Copying Velocity Via Mapping Channels

As demonstrated in a previous Frost/Krakatoa tutorial, one way to increase the particle count of an existing simulation way beyond the original PRT file's count is to use a PRT Volume to fill a FROST volume. The FROST object provides an option to copy the Velocity channel of the particles into a Mapping Channel of the FROST mesh. Then this data is automatically propagated to the PRT Volume's Mapping Channel.

The XMesh Loader provides the exactly same option to copy Velocity To Map Channel, thus allowing the same workflow with cached FROST (or other objects') meshes.

For example, checking the option and setting the Map Channel to 2 will generate a Map Channel 2 with content representing the velocities of the XMesh vertices.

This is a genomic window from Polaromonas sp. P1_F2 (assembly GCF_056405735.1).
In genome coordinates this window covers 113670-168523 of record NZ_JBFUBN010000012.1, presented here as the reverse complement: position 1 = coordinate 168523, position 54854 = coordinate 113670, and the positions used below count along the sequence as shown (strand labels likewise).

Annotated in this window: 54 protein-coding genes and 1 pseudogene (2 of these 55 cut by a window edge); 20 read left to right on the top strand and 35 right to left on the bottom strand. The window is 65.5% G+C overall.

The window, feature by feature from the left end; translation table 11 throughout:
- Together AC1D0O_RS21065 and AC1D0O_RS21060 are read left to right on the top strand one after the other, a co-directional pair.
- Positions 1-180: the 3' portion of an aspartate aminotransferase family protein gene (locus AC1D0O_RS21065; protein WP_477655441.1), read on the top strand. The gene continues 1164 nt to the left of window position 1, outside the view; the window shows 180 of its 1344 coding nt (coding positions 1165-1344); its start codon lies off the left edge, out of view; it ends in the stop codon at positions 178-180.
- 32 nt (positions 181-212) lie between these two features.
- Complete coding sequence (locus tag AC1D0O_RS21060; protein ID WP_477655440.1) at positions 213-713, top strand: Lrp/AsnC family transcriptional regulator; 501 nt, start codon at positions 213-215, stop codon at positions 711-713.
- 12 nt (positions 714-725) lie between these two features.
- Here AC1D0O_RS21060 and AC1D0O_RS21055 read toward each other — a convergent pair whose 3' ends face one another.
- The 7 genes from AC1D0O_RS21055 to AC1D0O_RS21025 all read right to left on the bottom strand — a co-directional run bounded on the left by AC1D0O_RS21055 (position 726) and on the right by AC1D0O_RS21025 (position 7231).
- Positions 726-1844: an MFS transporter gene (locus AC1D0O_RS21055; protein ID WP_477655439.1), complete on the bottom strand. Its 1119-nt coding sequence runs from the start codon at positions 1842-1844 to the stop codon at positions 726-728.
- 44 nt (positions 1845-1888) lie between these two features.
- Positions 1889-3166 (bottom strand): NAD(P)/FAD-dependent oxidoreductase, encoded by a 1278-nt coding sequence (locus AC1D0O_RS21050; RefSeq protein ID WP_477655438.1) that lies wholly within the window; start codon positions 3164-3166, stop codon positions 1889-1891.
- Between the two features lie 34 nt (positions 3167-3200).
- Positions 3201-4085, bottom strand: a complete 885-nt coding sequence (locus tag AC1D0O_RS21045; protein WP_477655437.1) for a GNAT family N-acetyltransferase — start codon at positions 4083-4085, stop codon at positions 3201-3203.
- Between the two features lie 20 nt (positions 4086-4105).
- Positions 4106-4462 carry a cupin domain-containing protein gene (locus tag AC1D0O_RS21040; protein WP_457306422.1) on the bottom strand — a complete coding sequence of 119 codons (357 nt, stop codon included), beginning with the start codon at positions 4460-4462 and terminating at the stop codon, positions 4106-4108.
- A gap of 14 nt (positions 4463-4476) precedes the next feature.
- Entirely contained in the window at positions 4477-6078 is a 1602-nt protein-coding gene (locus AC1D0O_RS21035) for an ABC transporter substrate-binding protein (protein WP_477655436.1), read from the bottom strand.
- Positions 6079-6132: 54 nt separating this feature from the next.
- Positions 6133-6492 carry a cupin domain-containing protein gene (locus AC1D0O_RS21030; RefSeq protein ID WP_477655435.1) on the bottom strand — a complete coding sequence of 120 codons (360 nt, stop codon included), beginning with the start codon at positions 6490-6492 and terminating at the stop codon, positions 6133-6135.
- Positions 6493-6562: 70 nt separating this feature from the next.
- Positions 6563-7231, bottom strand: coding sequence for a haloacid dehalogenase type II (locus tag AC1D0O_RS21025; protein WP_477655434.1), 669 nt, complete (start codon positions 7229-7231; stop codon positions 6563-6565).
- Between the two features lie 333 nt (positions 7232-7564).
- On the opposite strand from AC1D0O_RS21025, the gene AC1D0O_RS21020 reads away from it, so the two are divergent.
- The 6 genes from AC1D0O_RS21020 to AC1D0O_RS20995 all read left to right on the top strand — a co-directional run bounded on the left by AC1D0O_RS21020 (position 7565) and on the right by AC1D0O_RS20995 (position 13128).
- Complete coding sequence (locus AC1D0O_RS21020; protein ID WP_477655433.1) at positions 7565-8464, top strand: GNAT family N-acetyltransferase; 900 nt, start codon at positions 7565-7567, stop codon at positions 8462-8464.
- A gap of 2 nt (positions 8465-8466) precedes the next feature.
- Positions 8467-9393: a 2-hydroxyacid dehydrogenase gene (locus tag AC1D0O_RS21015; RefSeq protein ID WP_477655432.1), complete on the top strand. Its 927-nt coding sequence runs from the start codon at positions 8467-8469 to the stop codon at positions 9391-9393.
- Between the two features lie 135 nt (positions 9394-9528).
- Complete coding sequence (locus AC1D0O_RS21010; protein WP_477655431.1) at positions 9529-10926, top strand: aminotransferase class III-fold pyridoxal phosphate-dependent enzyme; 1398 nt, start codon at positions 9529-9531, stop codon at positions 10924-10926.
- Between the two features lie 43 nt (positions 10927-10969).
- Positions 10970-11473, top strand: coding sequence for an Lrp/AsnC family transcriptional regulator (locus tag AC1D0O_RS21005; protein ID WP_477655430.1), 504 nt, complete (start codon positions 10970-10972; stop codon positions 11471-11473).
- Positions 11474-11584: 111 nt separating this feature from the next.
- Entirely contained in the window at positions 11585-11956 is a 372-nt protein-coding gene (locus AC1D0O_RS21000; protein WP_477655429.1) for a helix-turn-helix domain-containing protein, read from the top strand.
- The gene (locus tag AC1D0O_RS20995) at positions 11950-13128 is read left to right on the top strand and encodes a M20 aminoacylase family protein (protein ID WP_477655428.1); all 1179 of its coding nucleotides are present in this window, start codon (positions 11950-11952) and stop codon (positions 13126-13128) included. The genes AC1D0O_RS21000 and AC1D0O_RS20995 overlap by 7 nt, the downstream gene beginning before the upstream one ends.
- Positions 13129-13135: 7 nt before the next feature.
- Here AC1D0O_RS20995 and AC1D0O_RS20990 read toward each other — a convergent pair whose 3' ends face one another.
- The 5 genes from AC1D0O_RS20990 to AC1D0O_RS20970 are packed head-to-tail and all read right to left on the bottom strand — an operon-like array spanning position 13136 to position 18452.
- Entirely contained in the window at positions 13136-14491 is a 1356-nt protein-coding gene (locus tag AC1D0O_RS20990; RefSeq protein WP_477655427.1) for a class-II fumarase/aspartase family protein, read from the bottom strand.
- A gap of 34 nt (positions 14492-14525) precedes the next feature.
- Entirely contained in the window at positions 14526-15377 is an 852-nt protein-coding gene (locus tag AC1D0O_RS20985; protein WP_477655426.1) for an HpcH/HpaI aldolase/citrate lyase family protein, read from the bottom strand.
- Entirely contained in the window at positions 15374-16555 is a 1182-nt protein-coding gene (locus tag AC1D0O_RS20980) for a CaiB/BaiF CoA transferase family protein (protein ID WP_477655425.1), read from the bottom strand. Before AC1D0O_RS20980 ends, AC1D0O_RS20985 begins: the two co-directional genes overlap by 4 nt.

Creating a PRT Volume from the XMesh produces particles inside the volume that acquire both the Color (Mapping Channel 0) and the Velocity (Mapping Channel 2).

Adding a Magma modifier to the PRT Volume and setting it to output the Mapping Channel 2 into the Velocity channel transports the velocity of the original NAIAD simulation via the PRT sequence through the FROST mesh to the XMesh Loader and from there to the PRT Volume.

The same Mapping Channel 2 value divided by the Frame Rate and copied into the PRTViewportVector channel provides viewport display of the velocity vectors, scaled to frame length.

In the following example, the viewport uses a spacing of 3.0, producing only around 1 million particles (the original simulation contained 5.7 million on the same Frame 100). 


But rendering the PRT Volume with the Render Spacing value of 1.0 produces 27.9 million particles, or about 5 times more than the original simulation! Adding more particles per region can produce arbitrary high particle counts for any image output resolution.